March 4 (Reuters) - U.S. grid operators in Texas and the Midwest on Tuesday ended calls for power conservation as icy overnight temperatures warmed slightly, easing the strain on electric systems.
On Monday, the Electric Reliability Council of Texas (ERCOT), which operates the grid for most of the state, asked customers to conserve power on Monday and Tuesday as cold weather boosted demand to record levels for March.
Earlier Tuesday, about 50,000 homes and businesses in Texas were without power mostly due to icing, according to local utilities. About 40,000 customers still had no power at about 11:15 a.m. EST (1615 GMT).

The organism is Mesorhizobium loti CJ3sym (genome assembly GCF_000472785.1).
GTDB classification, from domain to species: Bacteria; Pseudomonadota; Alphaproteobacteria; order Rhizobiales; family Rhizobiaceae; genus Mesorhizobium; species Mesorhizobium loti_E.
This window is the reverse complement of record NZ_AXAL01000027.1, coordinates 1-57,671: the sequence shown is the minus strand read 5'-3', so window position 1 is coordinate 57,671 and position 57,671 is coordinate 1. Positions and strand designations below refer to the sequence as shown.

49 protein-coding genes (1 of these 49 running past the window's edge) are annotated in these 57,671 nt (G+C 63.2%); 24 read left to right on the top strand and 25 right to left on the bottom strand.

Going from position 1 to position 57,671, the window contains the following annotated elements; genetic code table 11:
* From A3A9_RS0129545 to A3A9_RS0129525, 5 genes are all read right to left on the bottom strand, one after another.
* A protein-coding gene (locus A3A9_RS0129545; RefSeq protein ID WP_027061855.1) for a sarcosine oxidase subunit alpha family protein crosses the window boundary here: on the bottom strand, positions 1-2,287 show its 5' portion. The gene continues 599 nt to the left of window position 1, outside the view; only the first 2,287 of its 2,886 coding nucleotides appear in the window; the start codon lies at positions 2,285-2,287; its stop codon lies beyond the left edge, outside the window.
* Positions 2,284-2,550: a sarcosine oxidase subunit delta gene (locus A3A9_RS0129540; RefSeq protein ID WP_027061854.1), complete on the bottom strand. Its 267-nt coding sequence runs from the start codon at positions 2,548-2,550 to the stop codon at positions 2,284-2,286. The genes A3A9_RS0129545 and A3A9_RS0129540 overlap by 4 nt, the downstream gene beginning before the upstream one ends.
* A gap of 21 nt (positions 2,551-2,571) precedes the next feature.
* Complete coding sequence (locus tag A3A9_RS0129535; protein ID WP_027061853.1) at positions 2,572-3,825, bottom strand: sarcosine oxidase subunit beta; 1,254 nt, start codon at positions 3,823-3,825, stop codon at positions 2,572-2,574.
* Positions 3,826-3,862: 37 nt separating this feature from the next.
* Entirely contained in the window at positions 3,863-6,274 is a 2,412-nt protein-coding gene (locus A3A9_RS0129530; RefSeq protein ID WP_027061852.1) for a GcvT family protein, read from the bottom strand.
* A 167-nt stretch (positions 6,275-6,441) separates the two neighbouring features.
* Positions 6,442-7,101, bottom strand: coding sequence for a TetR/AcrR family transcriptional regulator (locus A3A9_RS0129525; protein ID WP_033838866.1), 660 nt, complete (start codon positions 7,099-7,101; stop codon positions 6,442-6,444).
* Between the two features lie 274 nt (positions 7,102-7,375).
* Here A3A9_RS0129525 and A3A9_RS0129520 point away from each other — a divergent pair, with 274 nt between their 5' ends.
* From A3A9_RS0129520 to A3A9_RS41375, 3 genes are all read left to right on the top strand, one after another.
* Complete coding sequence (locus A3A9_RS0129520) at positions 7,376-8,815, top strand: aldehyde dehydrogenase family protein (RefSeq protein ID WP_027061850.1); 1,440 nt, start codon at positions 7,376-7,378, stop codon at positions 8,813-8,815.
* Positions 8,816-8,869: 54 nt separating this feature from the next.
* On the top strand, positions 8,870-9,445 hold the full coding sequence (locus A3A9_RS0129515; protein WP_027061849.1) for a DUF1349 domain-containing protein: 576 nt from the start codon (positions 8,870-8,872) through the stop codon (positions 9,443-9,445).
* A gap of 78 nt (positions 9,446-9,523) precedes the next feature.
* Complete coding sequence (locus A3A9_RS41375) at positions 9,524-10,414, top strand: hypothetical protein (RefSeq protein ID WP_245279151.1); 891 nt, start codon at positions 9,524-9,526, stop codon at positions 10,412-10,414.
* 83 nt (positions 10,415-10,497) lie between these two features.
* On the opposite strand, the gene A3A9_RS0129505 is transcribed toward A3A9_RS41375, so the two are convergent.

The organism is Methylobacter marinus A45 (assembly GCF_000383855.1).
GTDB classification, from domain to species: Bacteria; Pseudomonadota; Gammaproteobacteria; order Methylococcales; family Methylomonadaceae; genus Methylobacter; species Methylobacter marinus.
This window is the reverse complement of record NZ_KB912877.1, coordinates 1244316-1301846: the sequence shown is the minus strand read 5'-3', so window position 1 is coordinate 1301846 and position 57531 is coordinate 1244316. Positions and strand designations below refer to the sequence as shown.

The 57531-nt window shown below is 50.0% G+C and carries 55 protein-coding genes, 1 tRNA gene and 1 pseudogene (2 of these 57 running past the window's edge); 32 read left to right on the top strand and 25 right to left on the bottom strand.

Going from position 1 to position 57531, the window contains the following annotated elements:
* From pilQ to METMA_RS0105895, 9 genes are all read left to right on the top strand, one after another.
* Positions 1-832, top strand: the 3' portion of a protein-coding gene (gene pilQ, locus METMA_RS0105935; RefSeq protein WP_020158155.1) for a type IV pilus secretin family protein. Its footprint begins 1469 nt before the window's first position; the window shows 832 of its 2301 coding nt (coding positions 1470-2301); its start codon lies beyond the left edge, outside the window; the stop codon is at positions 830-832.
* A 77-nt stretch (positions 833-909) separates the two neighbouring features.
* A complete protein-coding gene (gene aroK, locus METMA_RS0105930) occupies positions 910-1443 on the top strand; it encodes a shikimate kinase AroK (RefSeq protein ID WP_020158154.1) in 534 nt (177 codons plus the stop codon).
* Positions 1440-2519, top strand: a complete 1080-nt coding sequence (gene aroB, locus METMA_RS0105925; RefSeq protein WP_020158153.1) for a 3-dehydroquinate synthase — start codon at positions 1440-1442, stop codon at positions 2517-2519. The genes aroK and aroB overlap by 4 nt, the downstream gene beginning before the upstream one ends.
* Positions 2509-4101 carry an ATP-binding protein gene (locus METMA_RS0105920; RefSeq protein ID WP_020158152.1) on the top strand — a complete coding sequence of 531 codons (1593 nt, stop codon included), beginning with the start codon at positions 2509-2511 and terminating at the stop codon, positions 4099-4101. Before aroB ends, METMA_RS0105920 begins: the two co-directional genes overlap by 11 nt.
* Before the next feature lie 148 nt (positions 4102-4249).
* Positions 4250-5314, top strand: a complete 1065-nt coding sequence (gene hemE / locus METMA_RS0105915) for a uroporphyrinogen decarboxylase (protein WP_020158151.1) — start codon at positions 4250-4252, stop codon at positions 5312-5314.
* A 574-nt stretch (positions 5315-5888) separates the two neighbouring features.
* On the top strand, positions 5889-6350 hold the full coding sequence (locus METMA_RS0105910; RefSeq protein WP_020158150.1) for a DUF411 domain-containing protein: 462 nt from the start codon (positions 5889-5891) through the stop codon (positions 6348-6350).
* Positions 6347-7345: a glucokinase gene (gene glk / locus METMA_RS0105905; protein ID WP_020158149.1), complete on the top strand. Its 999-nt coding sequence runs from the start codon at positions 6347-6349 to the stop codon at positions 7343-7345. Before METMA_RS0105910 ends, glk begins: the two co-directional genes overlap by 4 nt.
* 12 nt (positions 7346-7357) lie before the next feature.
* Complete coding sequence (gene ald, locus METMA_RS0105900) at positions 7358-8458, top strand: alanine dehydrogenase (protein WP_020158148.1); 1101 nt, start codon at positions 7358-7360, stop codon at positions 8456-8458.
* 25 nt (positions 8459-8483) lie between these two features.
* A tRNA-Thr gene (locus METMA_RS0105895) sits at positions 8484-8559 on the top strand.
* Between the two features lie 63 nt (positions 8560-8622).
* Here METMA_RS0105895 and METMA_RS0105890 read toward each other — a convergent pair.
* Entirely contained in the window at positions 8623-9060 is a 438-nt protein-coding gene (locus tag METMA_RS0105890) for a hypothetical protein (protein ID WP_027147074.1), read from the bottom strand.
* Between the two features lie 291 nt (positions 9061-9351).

In the Midwest, the Midcontinent Independent System Operator (MISO), which operates the grid, asked utilities to stop unnecessary maintenance to avoid power shortages, because frigid temperatures were driving up demand and some plants were shut for forced outages.
The MISO warning was for utilities only and did not mean the grid would run out of electricity for consumers.
MISO, the second biggest power grid in the United States, operates the power grid in 15 U.S. Midwest and Gulf Coast states and the Canadian province of Manitoba.